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The Impact of Tanya

Avigdor Hameiri, an Israel writer and poet, was born in Hungary in 5646. He was orphaned of his mother at a young age and was raised by his grandfather, who taught him Hebrew and Tanach. When he grew older, he learned in the yeshiva named for the Chasam Sofer in Pressburg, Czechoslovakia. However, he later left the path of Torah and mitzvos and became a writer. He was 20 years old when he published his first poem, and he quickly earned international recognition and esteem for his craft.

During World War I, he enlisted in the Austrian-Hungarian army and was taken captive by the Russians. He was sent to a labor camp in Siberia, where he suffered greatly. After a prisoner exchange he was released and he went to Odessa, where he began publishing articles and poems in Hebrew language newspapers. He made aliya in 1921 and began writing for the daily newspapers. Over the years, Hameiri wrote over one hundred books, many of them best sellers. In 1968 Hameiri was awarded the Israel Prize for literature.

Hameiri always wrote what he thought. He wrote a lot about his religious past as well as his suffering as a Jewish soldier in a foreign army and then as a POW in a Siberian camp.

At first he belonged to the political right, but over the years his views changed and he moved to the left. He was famous for his sharp and histrionic writing. He would often attack the rabbinic-religious establishment and wrote against the religious galus (exile) Jews.

In 1930 he settled in Ramat Gan, where he met a Chabad chassid, Rabbi Meir Blizinsky, who brought many prominent leaders close to Judaism and Chassidus. In 1940, their acquaintance turned into a real friendship which lasted thirty years, until his passing in 1970.

With Rabbi Meir’s encouragement, Hameiri wrote letters to the Rebbe, and also sent the Rebbe his books, despite the fact that they were filled with anti-religious incitement.

In 1953, Hameiri visited the United States and met with the Lubavitcher Rebbe. Afterwards, he remarked that before walking into the Rebbe’s room, he had imagined the Rebbe as a great king surrounded by servants. How surprised he was when he saw the Rebbe, “who is not just a king but also a servant who toils and labors and whose time is so precious that every minute is important to him.”

During the meeting, the Rebbe spoke to him about various things and asked him what he provides the youth as far as Judaism is concerned.

Hameiri was very confounded by this question and had no answer. The Rebbe said that he did not have to give him an answer on the spot.

When Hameiri returned to Israel, he told his friend Rabbi Blizinsky about the audience with the Rebbe and mainly discussed the question that the Rebbe had asked, about what he provided for the youth. This question bothered him for months.

Hameiri continued writing to the Rebbe. When his health deteriorated, he asked the Rebbe for a blessing. In his response, the Rebbe quoted the aphorism of the Baal Shem Tov that love for one’s fellow Jew is even for a Jew one has never met. The Rebbe added:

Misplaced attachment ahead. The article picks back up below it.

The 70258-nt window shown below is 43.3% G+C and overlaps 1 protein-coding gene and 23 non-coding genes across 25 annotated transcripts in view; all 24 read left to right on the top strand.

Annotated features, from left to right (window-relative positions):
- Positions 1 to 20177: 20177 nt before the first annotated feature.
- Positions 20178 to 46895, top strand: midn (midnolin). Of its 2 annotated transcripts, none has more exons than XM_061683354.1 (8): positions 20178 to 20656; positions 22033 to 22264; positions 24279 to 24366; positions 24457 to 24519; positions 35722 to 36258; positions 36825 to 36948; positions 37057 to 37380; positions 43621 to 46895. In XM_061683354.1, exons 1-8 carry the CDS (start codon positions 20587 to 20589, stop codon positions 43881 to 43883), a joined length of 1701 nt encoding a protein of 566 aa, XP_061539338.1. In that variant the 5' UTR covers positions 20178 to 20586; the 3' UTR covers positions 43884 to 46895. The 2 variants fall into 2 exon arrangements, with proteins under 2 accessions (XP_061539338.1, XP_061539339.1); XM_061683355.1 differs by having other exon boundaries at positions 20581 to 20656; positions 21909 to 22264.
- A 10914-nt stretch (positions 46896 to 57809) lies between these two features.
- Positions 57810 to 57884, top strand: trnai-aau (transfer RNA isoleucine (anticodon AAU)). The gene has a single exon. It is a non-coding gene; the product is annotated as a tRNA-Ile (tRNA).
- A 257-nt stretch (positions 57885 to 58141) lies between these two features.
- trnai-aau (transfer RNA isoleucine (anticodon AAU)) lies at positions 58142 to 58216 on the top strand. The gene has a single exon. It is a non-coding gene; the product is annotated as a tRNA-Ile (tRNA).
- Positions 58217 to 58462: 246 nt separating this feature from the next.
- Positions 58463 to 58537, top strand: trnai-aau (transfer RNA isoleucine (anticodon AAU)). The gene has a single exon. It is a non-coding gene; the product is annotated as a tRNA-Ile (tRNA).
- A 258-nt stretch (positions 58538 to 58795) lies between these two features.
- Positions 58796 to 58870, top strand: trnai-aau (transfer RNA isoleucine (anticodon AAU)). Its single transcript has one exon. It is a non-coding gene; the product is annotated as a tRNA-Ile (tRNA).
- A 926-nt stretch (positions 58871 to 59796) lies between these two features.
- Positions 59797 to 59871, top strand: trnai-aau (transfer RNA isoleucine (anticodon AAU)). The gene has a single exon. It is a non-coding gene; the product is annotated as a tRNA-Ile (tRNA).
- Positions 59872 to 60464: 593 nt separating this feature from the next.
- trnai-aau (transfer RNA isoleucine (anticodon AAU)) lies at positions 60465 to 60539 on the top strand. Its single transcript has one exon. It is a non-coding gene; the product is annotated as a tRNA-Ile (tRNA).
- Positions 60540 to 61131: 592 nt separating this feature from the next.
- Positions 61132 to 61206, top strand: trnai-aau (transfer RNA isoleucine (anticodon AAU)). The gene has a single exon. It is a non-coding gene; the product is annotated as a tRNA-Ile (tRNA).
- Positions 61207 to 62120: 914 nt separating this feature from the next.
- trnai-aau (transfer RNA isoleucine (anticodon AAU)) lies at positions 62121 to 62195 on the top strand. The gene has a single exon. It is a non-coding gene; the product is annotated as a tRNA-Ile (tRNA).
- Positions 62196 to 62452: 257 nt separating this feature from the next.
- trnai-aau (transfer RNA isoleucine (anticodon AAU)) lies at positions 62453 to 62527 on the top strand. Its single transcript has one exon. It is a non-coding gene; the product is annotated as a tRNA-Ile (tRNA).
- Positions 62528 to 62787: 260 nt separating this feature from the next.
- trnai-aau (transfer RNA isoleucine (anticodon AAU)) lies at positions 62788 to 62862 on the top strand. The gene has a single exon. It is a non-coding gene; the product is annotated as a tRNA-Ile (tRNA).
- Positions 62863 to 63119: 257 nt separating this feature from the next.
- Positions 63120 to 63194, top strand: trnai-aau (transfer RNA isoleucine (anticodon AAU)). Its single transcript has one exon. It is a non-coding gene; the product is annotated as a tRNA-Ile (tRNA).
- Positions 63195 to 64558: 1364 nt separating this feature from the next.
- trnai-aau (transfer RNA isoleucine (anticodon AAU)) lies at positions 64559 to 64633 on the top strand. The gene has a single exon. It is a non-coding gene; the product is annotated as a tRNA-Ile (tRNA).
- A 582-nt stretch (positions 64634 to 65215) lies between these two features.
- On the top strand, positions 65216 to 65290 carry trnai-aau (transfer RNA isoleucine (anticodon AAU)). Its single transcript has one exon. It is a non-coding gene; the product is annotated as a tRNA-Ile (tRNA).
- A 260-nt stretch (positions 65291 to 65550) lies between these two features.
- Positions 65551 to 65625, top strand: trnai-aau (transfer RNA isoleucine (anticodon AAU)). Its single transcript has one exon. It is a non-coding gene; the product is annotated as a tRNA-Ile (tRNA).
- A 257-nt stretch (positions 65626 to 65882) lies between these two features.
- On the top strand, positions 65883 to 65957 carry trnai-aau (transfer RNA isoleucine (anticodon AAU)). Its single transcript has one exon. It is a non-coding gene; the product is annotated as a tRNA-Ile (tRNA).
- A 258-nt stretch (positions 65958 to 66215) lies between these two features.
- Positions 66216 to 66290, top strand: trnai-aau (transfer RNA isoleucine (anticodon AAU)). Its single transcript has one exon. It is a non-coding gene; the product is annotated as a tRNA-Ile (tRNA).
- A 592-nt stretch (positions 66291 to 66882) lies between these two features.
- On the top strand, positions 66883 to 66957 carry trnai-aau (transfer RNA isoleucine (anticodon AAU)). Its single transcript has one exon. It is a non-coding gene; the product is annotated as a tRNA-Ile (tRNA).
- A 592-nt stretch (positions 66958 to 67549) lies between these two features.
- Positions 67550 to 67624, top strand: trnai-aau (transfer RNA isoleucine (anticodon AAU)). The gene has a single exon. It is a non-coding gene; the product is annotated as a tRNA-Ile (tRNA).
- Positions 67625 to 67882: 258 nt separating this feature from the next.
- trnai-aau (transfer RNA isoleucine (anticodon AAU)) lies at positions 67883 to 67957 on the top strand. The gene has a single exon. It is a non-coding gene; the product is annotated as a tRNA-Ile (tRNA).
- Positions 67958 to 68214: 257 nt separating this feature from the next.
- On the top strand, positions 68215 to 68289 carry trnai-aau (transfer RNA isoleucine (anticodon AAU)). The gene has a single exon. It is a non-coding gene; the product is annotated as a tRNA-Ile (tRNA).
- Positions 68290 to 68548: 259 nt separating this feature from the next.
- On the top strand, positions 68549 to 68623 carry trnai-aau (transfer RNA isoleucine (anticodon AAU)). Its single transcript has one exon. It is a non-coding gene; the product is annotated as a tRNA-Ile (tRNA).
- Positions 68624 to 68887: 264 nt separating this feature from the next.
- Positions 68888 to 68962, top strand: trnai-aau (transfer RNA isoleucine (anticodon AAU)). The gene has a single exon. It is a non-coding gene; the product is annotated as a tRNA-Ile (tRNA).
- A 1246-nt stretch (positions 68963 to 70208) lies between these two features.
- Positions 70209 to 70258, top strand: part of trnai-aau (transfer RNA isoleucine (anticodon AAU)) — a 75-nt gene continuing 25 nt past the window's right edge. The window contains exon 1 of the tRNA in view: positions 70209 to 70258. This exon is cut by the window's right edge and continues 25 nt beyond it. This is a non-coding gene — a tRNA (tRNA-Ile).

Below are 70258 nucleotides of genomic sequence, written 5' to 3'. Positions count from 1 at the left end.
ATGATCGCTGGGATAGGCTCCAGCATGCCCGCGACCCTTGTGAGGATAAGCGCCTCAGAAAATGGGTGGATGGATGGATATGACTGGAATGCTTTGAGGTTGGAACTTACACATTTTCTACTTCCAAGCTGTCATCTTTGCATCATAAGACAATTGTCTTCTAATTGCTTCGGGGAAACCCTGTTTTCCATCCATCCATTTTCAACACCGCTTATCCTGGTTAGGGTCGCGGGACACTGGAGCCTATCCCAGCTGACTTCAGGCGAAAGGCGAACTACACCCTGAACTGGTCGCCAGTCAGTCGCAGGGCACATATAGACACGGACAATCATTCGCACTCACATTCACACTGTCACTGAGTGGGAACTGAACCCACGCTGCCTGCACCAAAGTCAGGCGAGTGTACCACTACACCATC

I firmly hope that by the time you receive my letter, your health will have already improved and G-d who sees the heart recognizes the resolution to change in those matters we discussed when you visited here and I also alluded to them in my letter to you. [Apparently, the Rebbe is referring to his question about his influence on the youth.] This will increase the blessing of the Healer of all flesh, and your recovery will be a quick one. I await good news and conclude with wishes for good health, physically and spiritually.

The Rebbe also wrote a letter to Rabbi Blizinsky, in which he made a special request, that Hameiri be a rising flame: 

May you succeed in fanning the G-dly spark in him until it becomes a flame that rises of its own accord, as our sages say, this is the goal of raising up the lights.

Then the Rebbe asked Rabbi Blizinsky to start learning Tanya with Hameiri.

In 1960, on the Eve of Yom Kippur, Rabbi Blizinsky finally acted upon the Rebbe’s instructions. He visited Hameiri in his home and shared with him a concept in Chassidut, which Hameiri enjoyed very much. “Where do you hear such things?” he wondered. Rabbi Blizinsky told him that this is discussed in Tanya.

“Then I want to learn this book!” said Hameiri, surprising Rabbi Meir, for he was a writer known for his heretical ideas.

They began the next night. In the first lesson, they learned the first chapter of Tanya, about how the soul takes an oath to be a tzaddik and not a rasha. The next day, they continued with the second chapter, with Rabbi Meir explaining each point in depth. Every evening they learned together, until they reached the sixth chapter.

When it was time for the seventh lesson, Hameiri bowed out without saying why.

In later years, Rabbi Blizinsky said that the first six chapters of Tanya had already had an effect and as a result, Hameiri changed his heretical views.

A short while after he began learning Tanya, Hameiri became partially paralyzed and could not speak. He asked his wife to write to the Rebbe about his condition and to pray for him. His wife asked Rabbi Blizinsky to do this, and Rabbi Meir wrote to the Rebbe about Hameiri’s poor state of health.

The Rebbe’s blessing was fulfilled a short time later; although he was already 75, his speech was restored and he recovered and lived a number of years more.
 

 


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